|Solving the sticky badge problem
| Solving the sticky badge problem||May. 22nd, 2011 @ 08:52 pm |
If you go along to a tech event (like say OpenTech this last weekend), one of the first things you'll probably be directed to on entering (other than the bar) will be a stack of sticky labels and some pens. This is intended to solve the dual problems of not everyone knowing everyone else, as well as some of us possibly knowing each others Twitter names but not what some folks look like out in the real world. It does fix the problem pretty well, but there's a few flaws.|
- My handwriting sucks.
- Most badges aren't visible at any decent distance
- They're annoying, especially if you end up having to remove a layer of clothing because the aircon isn't coping with many geeks in a small space and then the sticker needs moving...
Enter a solution I've had in my head for a while, but just got around to building this week:
Essentially it's a holder for a set of big business cards with my details written on them that hangs around my neck as a replacement id. This means that a) people can read my details and b) if they want to remember me, they can take one off the stack. The business cards in this particular case have been made with a laser cutter and some thick card, as I didn't have time to get properly printed ones, but that's actually turned out pretty well :)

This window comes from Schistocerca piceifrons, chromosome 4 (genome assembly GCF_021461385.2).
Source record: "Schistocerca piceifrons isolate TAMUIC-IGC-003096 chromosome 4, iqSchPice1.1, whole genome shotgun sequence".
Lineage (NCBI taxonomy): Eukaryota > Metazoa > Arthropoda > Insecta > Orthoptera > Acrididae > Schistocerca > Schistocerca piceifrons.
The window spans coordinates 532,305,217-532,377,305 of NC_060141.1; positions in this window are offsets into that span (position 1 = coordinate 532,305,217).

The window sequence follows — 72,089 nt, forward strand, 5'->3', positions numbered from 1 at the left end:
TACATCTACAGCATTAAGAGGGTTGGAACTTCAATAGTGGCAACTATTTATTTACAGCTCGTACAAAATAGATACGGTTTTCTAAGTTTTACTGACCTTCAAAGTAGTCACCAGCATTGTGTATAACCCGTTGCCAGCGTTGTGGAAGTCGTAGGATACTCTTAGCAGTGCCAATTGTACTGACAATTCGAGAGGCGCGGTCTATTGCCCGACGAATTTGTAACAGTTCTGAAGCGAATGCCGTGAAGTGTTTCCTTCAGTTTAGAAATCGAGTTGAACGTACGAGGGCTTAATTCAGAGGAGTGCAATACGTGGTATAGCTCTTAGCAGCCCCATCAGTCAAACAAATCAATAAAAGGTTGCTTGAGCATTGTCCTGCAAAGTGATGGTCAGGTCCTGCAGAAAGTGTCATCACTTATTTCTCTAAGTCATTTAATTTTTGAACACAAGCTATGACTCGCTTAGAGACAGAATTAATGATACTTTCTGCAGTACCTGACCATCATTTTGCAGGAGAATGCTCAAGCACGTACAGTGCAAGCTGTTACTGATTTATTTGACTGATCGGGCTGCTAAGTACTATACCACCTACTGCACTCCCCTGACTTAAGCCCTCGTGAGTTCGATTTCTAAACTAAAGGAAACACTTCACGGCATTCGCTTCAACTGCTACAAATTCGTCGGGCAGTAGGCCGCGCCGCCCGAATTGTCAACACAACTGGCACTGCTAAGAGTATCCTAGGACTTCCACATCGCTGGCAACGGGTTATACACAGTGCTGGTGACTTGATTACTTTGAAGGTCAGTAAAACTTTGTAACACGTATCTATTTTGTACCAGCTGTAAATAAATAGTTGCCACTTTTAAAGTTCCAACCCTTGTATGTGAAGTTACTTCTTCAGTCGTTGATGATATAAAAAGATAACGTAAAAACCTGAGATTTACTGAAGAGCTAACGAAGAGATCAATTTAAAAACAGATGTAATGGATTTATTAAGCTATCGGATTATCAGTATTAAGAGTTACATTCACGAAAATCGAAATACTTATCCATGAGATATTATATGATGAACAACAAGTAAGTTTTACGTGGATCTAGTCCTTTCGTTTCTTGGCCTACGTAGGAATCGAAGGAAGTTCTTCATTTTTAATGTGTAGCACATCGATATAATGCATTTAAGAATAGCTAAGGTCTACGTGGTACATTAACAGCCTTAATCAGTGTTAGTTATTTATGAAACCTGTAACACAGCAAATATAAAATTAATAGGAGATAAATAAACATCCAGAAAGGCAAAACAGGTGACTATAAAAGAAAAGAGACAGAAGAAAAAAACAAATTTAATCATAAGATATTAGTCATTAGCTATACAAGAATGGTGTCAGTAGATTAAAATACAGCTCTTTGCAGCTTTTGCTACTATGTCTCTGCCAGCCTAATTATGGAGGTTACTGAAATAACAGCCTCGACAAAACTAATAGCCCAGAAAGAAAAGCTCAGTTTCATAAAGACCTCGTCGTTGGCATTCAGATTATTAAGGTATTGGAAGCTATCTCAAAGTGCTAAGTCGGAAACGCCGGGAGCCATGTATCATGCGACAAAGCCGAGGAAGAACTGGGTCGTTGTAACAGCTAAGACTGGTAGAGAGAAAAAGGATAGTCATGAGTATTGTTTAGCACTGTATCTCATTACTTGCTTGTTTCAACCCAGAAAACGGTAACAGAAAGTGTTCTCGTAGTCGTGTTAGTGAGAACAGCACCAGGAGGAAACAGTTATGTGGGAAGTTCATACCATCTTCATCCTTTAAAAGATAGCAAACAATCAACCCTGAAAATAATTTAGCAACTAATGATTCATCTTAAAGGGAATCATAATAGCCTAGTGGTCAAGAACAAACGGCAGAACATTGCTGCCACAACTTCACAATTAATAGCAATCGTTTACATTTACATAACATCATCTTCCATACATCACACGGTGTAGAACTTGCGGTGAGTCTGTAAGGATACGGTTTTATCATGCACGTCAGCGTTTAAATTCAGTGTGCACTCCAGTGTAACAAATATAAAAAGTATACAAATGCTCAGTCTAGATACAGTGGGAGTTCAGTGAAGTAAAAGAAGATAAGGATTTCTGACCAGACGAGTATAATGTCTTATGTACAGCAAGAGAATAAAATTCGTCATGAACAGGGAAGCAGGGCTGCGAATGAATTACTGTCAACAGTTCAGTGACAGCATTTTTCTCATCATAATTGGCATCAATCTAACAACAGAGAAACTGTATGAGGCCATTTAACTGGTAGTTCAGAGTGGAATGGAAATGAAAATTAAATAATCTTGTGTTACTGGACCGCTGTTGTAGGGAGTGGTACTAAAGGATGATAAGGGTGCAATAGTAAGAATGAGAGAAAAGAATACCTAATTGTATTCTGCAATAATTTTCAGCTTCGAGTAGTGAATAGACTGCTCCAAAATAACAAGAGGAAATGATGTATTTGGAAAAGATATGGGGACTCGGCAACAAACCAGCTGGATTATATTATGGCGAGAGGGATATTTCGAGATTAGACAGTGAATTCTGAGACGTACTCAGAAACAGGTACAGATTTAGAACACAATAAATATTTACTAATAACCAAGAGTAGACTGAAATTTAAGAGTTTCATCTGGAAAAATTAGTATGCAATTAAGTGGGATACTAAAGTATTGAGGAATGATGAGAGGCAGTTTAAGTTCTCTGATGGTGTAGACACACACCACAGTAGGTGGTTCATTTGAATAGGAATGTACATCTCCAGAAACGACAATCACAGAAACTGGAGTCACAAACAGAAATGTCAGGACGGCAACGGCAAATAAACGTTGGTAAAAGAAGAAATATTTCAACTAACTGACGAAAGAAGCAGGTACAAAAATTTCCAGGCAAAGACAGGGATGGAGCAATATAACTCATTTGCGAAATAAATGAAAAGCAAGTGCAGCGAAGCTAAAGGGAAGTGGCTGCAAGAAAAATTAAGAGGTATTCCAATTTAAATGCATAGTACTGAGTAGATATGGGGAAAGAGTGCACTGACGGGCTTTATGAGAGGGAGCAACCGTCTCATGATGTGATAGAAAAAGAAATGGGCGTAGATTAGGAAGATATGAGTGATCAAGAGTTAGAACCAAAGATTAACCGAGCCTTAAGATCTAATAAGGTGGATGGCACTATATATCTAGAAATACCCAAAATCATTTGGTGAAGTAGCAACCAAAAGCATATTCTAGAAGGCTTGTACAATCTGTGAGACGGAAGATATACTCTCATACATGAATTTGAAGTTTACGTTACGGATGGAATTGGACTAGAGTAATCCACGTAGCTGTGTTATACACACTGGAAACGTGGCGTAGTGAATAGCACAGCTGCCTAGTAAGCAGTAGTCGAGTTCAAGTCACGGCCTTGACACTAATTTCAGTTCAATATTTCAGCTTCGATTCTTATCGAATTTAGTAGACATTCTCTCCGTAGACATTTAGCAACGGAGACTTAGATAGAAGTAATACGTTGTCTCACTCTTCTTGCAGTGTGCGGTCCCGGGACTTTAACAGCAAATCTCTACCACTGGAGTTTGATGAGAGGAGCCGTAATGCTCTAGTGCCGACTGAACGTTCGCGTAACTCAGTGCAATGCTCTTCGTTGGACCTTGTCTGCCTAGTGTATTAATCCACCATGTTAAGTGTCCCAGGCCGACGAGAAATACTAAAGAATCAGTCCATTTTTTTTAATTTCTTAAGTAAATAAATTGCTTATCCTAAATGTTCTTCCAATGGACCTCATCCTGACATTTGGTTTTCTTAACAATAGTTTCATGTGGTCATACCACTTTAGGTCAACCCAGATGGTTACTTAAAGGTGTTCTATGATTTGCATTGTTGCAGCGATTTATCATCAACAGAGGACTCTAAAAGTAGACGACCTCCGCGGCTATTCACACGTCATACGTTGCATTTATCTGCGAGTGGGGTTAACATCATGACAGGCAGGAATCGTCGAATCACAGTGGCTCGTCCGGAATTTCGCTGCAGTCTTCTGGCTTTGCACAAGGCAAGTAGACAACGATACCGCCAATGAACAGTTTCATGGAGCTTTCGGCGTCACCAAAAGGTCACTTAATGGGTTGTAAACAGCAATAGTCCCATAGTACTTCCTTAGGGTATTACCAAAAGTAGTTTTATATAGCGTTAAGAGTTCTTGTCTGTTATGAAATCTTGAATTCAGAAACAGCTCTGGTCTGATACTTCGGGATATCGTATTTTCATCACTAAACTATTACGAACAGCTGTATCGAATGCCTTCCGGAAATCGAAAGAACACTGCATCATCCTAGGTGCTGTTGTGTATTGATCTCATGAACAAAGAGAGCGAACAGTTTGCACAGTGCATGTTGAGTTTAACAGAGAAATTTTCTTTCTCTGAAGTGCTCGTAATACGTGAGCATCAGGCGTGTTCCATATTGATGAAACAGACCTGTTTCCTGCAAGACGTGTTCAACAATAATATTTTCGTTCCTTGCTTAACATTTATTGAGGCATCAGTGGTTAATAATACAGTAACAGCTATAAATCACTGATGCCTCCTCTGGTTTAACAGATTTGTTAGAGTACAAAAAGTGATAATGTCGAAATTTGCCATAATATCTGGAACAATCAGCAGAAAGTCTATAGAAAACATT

The holder itself is made out of 3mm MDF, again laser-cut at the hackspace. There's also some detail on the back:
Also of interest is the lanyard, which is some random 4-core wire rigged up to a pair of USB connectors (and it does actually still work as a USB extension cord!
It's still got a few bugs (the front bits of the cable poke out a bit at the front, which makes removing the cards a bit fiddly sometimes), but not bad for 3 evenings work. The holder itself is made from a hacked-up version of the earlier sculpture code I'd written, but the cards were designed "manually" (although I might write some code to generate plans for more of them at some other point).
4. no one knows how to pronounce my name so they have to ask anyway.
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